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    Rate this article "Space Invaders – Throwback review"

    (4.47/5) 17 rates
    mb.rider, 12 december 2018 22:24

    Space Invaders – Throwback review

    The creation of Japanese game developer Tomohiro Nishikado is probably one of the best-known and most remembered arcade game of any description in the history of video gaming. It was released by the Taito Corporation of Japan in 1978.

    Prior to the arrival of the Space Invaders on the scene it didn't made much of an impression in the Japan. The most popular arcade game at the time was something called Pachinko, which was essentially a Japanese version of the "one-armed bandit" coin-operated gambling machine. Since the release of the Space Invaders, many Pachinko machines were replaced by the Space Invaders cabinets.

    The arcade machines were originally manufactured by Taito in Japan, and were later manufactured under license in the United States by the Midway division of the Chicago-based Bally Manufacturing Corporation.

    Nishikado took his inspiration for the game from a number of sources like Atari's Breakout game, Byron Haskin's 1953 film adaptation of H.G. Wells' War of the Worlds, and the film Star Wars which first appeared in cinemas in 1977. It took around a year to develop the game and its associated hardware.

    His intention was to produce a shooting game of some description in which the targets would be moving objects, but the parameters shifted somewhat during the development process. Originally, the targets were intended to be tanks, planes or ships, but Nishikado was not happy that he could create a convincing enough game scenario involving this kind of military hardware, given the technical limitations within which he had to work on. He briefly considered depicting soldiers as the targets, but apparently found the idea distasteful. Shooting aliens appeared to have been both the most practical and the most palatable solution.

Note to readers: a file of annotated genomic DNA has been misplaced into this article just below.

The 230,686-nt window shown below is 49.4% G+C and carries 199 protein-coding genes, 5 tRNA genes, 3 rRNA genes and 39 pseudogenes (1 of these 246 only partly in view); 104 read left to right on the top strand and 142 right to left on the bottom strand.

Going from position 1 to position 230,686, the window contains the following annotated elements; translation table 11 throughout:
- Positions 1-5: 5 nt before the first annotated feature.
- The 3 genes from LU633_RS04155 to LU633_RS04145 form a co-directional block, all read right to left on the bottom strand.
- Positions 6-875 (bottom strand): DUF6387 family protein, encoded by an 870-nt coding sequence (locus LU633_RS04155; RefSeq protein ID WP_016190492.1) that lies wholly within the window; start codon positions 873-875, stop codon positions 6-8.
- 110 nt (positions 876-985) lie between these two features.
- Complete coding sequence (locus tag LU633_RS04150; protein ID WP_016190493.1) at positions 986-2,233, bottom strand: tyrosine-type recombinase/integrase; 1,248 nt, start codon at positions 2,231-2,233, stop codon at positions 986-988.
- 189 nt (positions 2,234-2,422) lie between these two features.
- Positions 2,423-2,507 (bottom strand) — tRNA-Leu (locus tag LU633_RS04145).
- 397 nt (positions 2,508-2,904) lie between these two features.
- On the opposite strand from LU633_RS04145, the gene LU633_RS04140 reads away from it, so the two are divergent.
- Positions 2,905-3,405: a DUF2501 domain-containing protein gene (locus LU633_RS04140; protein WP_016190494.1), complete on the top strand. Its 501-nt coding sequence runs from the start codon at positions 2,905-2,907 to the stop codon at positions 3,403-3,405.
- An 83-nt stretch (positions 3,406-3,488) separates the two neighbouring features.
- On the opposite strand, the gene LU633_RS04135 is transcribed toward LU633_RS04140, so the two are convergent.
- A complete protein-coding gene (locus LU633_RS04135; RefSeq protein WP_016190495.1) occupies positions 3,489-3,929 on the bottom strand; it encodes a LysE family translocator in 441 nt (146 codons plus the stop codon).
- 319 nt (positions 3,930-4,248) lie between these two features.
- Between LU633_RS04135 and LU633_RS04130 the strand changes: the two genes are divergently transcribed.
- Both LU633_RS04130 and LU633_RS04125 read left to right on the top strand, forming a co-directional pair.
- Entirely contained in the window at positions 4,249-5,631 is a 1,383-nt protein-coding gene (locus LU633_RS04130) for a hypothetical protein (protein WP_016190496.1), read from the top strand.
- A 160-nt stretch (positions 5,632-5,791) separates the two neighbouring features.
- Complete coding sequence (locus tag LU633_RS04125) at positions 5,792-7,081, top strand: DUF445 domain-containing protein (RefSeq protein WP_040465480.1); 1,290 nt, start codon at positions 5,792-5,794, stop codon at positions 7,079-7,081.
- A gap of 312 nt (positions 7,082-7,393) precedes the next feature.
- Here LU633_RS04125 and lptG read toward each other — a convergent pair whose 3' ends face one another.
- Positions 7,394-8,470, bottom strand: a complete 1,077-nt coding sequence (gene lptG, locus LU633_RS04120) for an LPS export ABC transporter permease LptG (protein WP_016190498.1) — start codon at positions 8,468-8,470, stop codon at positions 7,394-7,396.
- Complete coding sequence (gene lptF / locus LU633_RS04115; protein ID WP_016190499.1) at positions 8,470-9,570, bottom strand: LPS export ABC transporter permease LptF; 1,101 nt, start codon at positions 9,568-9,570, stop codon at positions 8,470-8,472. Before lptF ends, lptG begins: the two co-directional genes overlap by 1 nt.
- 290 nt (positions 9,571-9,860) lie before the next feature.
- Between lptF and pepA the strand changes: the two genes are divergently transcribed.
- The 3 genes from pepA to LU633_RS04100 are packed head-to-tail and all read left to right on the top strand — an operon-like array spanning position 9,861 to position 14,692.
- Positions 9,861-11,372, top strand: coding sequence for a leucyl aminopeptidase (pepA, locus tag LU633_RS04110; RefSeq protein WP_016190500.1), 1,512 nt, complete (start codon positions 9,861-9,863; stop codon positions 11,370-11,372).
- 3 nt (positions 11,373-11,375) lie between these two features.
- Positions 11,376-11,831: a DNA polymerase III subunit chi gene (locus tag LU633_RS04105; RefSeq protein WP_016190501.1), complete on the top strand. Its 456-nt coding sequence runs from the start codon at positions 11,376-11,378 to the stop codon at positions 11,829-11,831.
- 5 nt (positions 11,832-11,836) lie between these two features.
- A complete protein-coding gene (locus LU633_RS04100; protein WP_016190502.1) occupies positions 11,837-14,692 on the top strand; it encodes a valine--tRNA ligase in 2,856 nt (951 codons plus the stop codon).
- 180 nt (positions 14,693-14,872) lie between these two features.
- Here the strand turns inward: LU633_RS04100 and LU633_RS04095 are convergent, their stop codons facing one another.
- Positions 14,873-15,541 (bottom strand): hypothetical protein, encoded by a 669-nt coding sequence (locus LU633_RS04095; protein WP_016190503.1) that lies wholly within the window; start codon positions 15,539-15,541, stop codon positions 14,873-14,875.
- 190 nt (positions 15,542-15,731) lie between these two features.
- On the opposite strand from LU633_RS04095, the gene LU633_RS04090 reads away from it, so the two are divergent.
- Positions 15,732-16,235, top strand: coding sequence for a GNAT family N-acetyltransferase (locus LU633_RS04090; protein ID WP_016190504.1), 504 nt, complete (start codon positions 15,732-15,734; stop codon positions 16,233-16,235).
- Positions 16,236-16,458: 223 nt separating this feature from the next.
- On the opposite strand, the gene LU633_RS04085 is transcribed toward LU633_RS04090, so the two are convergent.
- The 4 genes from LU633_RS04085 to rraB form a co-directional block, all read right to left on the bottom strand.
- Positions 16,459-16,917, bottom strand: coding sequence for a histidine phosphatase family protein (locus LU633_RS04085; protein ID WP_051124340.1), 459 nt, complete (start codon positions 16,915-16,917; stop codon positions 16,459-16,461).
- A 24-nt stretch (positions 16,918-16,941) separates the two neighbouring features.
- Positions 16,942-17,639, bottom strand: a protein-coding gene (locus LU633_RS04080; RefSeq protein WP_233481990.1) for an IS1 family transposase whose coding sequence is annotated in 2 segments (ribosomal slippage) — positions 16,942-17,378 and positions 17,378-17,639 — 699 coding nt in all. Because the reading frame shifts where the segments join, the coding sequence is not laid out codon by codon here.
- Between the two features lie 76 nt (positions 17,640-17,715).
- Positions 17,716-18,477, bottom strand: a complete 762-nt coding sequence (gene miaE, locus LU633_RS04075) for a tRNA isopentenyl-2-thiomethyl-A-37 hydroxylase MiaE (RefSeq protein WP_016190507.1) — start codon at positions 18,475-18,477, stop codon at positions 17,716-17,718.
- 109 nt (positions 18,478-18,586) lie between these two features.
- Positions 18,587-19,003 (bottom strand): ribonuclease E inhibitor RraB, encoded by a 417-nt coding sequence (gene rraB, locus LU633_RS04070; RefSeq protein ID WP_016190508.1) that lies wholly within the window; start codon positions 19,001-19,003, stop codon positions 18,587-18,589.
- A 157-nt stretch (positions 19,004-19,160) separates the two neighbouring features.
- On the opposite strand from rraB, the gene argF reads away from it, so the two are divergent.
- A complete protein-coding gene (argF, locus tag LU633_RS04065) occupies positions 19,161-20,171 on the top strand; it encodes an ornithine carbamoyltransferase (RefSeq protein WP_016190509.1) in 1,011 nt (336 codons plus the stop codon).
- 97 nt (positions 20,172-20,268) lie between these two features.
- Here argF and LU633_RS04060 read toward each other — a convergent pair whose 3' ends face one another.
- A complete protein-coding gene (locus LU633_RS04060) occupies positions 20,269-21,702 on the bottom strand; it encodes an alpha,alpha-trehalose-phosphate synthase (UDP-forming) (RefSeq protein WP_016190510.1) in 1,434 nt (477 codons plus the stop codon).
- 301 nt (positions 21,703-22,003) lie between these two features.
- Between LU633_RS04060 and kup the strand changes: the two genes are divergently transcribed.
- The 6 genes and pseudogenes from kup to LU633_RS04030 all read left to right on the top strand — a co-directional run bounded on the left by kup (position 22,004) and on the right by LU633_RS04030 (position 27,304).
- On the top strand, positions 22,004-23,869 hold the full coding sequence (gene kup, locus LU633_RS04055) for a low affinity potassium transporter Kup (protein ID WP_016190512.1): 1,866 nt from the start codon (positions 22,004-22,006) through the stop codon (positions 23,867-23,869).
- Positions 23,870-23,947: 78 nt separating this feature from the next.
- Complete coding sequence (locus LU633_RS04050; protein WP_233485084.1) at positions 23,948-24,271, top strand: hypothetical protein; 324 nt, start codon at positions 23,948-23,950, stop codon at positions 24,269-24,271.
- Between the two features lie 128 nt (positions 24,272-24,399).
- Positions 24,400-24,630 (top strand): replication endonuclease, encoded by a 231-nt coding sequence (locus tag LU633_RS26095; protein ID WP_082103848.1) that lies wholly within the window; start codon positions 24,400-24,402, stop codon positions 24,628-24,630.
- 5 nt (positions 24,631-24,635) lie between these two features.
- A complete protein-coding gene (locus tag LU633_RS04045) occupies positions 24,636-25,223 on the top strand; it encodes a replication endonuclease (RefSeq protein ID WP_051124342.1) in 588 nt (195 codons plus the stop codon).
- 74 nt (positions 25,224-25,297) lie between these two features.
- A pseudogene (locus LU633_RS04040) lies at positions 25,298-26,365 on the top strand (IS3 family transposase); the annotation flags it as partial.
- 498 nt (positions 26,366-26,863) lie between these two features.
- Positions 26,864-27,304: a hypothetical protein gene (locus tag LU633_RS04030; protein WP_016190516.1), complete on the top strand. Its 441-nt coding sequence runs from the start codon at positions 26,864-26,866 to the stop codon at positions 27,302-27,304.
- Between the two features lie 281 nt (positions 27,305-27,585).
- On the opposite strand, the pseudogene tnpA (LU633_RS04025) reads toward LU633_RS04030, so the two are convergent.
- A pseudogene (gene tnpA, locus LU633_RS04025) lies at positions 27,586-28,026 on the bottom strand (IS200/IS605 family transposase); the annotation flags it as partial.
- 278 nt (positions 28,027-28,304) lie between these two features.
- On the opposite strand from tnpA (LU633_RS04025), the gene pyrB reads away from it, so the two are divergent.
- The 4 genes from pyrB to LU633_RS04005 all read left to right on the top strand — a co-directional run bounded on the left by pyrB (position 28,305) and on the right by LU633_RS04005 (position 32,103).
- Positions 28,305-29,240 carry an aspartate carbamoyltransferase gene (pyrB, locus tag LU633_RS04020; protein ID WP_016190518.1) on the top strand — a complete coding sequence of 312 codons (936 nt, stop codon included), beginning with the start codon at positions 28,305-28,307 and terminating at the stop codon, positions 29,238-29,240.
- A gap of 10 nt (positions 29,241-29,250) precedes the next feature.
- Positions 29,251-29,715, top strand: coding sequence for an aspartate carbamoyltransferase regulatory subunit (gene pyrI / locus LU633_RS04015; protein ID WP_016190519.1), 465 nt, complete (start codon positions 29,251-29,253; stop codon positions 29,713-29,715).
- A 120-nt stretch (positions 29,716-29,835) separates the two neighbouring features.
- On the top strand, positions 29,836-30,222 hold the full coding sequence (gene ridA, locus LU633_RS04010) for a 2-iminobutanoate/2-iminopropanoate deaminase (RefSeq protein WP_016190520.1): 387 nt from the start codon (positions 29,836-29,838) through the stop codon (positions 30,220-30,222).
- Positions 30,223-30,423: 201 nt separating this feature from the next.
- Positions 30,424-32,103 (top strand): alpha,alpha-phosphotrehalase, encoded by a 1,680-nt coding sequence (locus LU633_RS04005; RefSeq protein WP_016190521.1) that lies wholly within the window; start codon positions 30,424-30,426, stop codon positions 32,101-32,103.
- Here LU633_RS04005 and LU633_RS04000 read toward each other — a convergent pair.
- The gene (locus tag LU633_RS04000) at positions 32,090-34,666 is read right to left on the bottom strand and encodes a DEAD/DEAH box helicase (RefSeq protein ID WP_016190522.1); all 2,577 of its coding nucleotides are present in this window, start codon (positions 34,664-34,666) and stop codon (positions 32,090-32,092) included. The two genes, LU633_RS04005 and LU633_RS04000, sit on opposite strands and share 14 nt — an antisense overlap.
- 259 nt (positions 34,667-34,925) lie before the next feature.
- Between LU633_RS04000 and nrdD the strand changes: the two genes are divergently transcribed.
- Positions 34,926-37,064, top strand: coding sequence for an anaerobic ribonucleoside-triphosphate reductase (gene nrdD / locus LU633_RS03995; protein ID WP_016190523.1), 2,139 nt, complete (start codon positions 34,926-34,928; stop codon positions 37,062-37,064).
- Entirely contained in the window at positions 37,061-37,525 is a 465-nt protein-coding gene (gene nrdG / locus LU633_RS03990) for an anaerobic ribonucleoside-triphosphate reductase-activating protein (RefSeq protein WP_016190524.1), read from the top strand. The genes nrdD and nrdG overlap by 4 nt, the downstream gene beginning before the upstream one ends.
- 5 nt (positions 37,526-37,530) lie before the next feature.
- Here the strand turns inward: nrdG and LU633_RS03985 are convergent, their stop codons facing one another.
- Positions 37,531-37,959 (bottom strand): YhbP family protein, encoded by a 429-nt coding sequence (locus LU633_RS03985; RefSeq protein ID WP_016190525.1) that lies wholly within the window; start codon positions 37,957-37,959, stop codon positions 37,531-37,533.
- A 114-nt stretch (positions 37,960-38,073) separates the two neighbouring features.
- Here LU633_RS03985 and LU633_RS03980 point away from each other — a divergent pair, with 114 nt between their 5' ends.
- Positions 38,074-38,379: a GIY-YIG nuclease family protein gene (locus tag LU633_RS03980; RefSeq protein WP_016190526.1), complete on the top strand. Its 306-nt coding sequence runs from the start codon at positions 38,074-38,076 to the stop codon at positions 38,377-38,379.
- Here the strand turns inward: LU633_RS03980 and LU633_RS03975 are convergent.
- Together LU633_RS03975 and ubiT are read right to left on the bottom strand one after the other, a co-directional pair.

The end result was a deceptively simple video game that captured the imaginations of millions of people. The game became so popular in Japan that it created a shortage of the hundred-yen coins required to play the game, and supplies had subsequently to be increased. The game allegedly spawned a mini crime wave, with youths carrying out grocery store robberies in order to acquire money to play the game.

    Space Invaders achieved similar success in the United States and Europe. The medical profession in the US reportedly identified ailments such as "Space Invaders Elbow" and "Space Invaders Wrist", while in the UK attempts were made to bring a bill before Parliament to ban the game due to its addictive nature and allegations that it caused "deviancy".

    (Atari catalogue 1981)

    As for the game itself, the aim is simple - destroy as many alien spacecraft as possible in order to achieve a highest score and stop the aliens invading Earth. The player is confronted with row upon row of alien spacecraft that traverse first one way and then the other across the screen. Each time the alien fleet reaches one side of the screen or the other, the entire fleet moves one step closer to the bottom of the screen.

    The player controls a laser cannon that can be moved left and right along the bottom of the screen. The laser cannon is used to destroy alien ships, but also can be destroyed by projectiles fired by the aliens. Nishikado had introduced a novel element to the video game - an enemy that could return fire, and that could exercise a measure of intelligence in targeting the player's weapon.